But it does rouse Suzuki to action, and he gets out of prison thanks to a VAPE member who is a guard, in order to “change the atmosphere.” Having gotten her Gatchabook back from Hajime, Tsubasa heads home, for a similar change of atmosphere, seeking wisdom from her gramps. And then, in the scene episode 10 starts with, we see one more example of the insidious danger of the Kuu-sama and their fundamental wrongness of their existence in society when a little girl simply can’t abide an older kid shrugging off a recently-devoured friend. Out of the mouths of babes indeed!

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Gatchaman Crowds Insight – 10

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When Mana’s father is swallowed up by a Kuu-sama, a former (current?) member of VAPE catches it on his cameraphone, forwarding it to Suzuki, who sends it out into the digital continuum, where it catches fire. I like how the means with which Gelsadra and Tsubasa united and consolidated the majority of society are the same means that prove their undoing. As with everything else, enhanced technology effects change much faster than more primative methods, but the door swings both ways.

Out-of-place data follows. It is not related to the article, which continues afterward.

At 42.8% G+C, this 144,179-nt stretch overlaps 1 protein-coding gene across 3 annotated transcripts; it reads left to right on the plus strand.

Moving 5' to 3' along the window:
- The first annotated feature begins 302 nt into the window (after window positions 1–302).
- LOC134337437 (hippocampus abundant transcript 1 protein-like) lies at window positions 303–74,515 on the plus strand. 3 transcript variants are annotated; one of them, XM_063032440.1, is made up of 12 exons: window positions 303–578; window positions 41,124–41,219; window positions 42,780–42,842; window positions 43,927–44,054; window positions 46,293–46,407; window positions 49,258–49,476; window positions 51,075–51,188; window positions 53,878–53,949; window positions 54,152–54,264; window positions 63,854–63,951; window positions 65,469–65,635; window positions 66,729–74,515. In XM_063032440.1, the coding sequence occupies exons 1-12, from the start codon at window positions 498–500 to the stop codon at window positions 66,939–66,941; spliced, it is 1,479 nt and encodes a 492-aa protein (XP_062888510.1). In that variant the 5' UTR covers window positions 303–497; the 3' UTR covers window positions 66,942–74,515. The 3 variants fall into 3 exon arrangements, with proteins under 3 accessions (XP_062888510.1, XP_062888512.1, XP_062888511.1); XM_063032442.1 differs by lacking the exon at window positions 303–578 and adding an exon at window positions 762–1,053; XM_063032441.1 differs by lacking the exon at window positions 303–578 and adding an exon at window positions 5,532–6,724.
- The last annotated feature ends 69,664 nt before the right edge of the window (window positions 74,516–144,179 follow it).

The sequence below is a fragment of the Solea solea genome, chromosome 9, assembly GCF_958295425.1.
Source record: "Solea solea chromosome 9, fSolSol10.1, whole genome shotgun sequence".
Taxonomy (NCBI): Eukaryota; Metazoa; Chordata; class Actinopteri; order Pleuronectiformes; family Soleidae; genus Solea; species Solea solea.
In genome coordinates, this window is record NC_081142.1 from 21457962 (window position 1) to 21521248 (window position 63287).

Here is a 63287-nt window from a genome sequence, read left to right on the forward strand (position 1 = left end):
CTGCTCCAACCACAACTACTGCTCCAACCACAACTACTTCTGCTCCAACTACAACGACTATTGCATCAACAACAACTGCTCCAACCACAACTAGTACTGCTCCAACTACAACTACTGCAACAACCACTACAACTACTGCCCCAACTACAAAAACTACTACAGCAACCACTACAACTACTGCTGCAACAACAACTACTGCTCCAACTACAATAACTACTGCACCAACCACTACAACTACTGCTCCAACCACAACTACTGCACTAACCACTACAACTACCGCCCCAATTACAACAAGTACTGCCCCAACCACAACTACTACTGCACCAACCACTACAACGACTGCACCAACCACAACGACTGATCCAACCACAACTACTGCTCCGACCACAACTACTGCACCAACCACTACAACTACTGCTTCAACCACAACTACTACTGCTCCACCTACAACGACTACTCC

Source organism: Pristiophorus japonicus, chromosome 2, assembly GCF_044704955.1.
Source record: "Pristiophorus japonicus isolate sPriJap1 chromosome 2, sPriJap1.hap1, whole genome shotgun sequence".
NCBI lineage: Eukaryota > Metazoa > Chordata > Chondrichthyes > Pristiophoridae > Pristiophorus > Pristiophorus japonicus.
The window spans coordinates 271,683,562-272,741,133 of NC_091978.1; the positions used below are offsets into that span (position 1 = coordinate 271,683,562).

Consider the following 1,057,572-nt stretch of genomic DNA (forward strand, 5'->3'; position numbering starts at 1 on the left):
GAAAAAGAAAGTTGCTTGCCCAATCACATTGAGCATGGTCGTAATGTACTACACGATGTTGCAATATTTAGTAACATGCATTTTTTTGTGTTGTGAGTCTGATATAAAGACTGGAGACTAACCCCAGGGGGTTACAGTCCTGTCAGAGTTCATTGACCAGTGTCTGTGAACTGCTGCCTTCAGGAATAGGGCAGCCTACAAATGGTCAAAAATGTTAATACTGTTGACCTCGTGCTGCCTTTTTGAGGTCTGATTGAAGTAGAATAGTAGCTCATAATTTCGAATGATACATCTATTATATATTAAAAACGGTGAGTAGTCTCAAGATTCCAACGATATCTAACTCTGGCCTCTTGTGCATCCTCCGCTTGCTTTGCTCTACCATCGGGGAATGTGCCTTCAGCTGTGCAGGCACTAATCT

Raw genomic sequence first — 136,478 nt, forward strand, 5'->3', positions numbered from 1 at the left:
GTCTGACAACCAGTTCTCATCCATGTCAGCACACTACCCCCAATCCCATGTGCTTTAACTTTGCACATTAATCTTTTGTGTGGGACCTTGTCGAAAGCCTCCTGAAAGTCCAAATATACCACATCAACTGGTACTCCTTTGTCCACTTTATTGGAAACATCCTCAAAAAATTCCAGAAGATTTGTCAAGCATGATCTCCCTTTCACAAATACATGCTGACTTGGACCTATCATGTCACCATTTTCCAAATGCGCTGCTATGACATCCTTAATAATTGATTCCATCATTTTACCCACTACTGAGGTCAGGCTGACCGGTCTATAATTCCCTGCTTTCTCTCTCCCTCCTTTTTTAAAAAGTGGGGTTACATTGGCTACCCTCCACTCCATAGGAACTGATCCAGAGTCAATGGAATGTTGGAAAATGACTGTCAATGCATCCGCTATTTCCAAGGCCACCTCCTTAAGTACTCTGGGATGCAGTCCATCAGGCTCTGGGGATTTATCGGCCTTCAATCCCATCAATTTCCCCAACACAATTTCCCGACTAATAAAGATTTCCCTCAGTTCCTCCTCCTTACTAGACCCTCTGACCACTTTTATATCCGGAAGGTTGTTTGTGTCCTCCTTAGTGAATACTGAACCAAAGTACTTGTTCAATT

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When the nation sees Mana’s father getting eaten, followed by a response by Gel-san that inadvertently sounds cold and uncaring, and a warning for those who don’t want to become one to get in line, Tsubasa is beside herself, unsure of what to do, leading her to sit with her grandpa and listen. I found Yuru-jii’s monologue to be a fine, stirring, cogent, unblinking look on Japanese history and society.

He’s seen this “atmosphere” before, and he was caught up in it, as was everyone around him, including his little brother: in WWII. “We lost ourselves, and fought against people we didn’t hate”, all out what was essentially a national inferiority complex. The atmosphere that led to war and the slaughter of millions just kinda snuck up on everyone, until it had become irreversible.

That atmopshere created an empire that would fight to the last man when faced with certain defeat. It took the first and only use of nuclear weapons against an enemy in human history to dissipate that atmosphere. Gatchaman’s sobering critique of the national psyche in the darkest years of Japan’s history stands in stark contrast to the glorification of the military in shows like KanColle and GATE, and I for one am glad shows like this are around to balance the discourse.